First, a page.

The other thing about culture in the church is the A-word. Authenticity. In our day and age, it's so easy to spot things that are fake. In fact, younger people make fun of things that are not real. They will literally poke fun of things that are fake. We've got a lot of fakeness around our world. We've got a lot of shallow things that are going on in our culture that are not real. People are very into this whole selfie culture, putting on some kind of persona that's not real.
Having the reality that's coming from the top in the pulpit becomes really, really powerful when it comes to setting the culture in your church. Culture will affect the brand of who you are as a senior leader and how you are perceived in the community. You always want your church to be known in the community for being loving, caring, reaching the lost, serving their community, generous, and all the things that Jesus has taught us to be. All the things that the new Testament teaches us to live as Christians—that's how you want your church to be known.
We need to go out of our way as leaders to make sure we're setting that culture from the top and we're preaching and teaching that culture. That way we'll be attractive to the world. The world will see us and it's not something that they're going to look and say, "Why would I go to that place? It's X, Y, Z." But your reputation might pop up in that conversation when someone says: "You know what? I've heard great things about that church. I want to go check that place out."
Sometimes people don't need Christ until they're in a crisis. Within any square five miles of your church, there are people waking up every day in a crisis. They've got a bad report from the doctor. They've got marriage pressure. They've got financial pressure. They're looking for answers and help. The church that you want to build and the culture that you want to create and the brand you want to create is the place people can go when they are in trouble. You want them running to you because of your reputation. That's the kind of power of culture that we can create in our churches.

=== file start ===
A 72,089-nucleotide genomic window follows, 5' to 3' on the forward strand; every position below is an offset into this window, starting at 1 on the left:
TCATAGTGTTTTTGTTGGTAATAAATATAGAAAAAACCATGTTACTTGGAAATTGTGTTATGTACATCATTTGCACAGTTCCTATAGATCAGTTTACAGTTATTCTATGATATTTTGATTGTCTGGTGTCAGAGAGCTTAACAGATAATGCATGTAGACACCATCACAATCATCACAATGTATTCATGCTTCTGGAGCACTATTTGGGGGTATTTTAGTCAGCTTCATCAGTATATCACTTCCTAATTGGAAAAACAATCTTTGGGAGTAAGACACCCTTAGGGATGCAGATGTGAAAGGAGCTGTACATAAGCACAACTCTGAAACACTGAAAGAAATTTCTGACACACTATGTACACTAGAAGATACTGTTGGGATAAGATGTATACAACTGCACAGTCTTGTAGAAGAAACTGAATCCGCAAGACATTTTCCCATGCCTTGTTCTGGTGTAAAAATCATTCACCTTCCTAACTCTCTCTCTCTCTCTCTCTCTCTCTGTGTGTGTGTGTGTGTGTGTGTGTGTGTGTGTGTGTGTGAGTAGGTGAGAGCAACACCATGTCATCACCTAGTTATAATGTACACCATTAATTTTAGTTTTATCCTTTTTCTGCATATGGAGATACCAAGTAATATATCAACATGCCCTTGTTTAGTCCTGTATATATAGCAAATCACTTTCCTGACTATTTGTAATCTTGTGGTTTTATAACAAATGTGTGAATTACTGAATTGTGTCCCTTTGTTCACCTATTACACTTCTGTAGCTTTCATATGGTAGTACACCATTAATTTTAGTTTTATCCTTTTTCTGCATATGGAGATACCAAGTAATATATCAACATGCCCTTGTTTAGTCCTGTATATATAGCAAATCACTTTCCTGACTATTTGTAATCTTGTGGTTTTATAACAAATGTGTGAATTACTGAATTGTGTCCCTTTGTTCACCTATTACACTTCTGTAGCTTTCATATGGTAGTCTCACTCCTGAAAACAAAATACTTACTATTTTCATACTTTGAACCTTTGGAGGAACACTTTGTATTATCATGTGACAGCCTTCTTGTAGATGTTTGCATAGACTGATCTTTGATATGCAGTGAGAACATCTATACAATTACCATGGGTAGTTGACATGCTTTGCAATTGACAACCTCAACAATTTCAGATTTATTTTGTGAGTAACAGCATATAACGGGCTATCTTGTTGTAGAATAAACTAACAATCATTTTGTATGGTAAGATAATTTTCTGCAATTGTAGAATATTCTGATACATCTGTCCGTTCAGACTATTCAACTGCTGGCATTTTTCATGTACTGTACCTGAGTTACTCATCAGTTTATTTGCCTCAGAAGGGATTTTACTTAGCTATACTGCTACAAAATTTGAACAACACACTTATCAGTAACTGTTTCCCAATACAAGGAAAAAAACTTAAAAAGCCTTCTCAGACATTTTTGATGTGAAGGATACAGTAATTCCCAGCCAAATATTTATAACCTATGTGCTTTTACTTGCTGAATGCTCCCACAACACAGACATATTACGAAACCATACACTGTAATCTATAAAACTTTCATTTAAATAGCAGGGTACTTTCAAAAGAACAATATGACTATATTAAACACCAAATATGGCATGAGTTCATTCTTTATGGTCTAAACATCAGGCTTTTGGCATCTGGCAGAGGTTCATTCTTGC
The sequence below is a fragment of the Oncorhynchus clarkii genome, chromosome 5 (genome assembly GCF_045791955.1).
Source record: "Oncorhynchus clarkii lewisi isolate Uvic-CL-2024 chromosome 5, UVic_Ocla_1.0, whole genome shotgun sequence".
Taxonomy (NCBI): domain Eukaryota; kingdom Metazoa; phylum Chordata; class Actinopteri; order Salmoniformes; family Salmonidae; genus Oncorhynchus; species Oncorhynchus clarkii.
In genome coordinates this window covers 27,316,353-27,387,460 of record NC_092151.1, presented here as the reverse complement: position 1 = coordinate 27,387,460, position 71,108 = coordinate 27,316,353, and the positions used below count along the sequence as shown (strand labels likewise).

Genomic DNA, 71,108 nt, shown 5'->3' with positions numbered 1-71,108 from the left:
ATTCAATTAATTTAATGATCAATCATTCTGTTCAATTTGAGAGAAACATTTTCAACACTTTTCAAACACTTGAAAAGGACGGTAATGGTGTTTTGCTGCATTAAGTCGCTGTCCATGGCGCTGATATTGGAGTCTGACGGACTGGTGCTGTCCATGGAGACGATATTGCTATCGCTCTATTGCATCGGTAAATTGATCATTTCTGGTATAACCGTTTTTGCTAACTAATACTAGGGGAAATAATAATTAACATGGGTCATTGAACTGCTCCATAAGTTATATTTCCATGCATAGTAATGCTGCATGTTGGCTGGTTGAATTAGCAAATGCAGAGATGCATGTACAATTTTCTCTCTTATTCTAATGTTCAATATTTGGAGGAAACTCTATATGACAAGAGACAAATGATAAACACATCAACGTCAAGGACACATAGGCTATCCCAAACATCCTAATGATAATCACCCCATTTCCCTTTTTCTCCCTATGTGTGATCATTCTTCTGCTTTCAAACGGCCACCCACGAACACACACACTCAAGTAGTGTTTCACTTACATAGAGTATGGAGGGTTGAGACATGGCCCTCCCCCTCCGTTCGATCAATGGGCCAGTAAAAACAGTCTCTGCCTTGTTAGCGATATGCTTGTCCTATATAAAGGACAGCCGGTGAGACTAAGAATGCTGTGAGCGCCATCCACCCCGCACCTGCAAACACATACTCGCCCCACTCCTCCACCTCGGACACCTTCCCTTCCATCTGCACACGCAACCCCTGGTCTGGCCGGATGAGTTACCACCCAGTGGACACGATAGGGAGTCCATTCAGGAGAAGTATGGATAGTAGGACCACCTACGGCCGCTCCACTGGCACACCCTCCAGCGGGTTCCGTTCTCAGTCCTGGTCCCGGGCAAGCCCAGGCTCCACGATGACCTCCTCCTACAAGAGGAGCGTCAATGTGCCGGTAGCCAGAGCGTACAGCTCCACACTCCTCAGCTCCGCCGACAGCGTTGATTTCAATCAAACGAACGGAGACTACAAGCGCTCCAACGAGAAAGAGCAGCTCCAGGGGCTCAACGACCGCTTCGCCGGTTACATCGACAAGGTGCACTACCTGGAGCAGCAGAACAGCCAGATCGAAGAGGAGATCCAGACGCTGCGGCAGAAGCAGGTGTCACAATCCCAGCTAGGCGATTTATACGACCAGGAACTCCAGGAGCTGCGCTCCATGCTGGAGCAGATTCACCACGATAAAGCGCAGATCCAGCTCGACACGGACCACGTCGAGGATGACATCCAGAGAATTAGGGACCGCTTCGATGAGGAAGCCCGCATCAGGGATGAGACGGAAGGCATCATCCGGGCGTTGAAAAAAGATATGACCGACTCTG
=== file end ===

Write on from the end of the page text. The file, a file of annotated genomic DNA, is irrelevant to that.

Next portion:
What are people's perception of the church? Oftentimes it's that they're not caring, they're not loving, and they're judgmental. There's a perception problem a lot of times with the church. That's why other things flourish outside of church. People run to other things. They run to other religions. They run to false teaching. They run to secularism. They run to humanism. They run to anything that makes them feel good. They run from the truth.
The problem is that the church’s brand for too long too long has been: “You need to change and then you can come to us.” Whereas Jesus taught the exact opposite. He says: "You going to fish in the world." And that might prompt us to think: “I'm not a very good fisherman in real life, but I know this.” You better have the bait on the hook that the fish want to eat. For too long, the church has had the wrong bait—the judgmental bait, the looking-down-on-people who don't live like them and don't hold up to standards kind of bait. We know that we're hypocrites, just like everybody else. We don't live to that standard all the time.
The brand of the church becomes critical in the area of how the community perceives the church. I've said this my whole life. Most people don't have any problem with Jesus. They have a problem with the church. We need to represent Jesus in the community, and that way people will tie the brand of the church with who Jesus really is, and we'll win the world for Christ.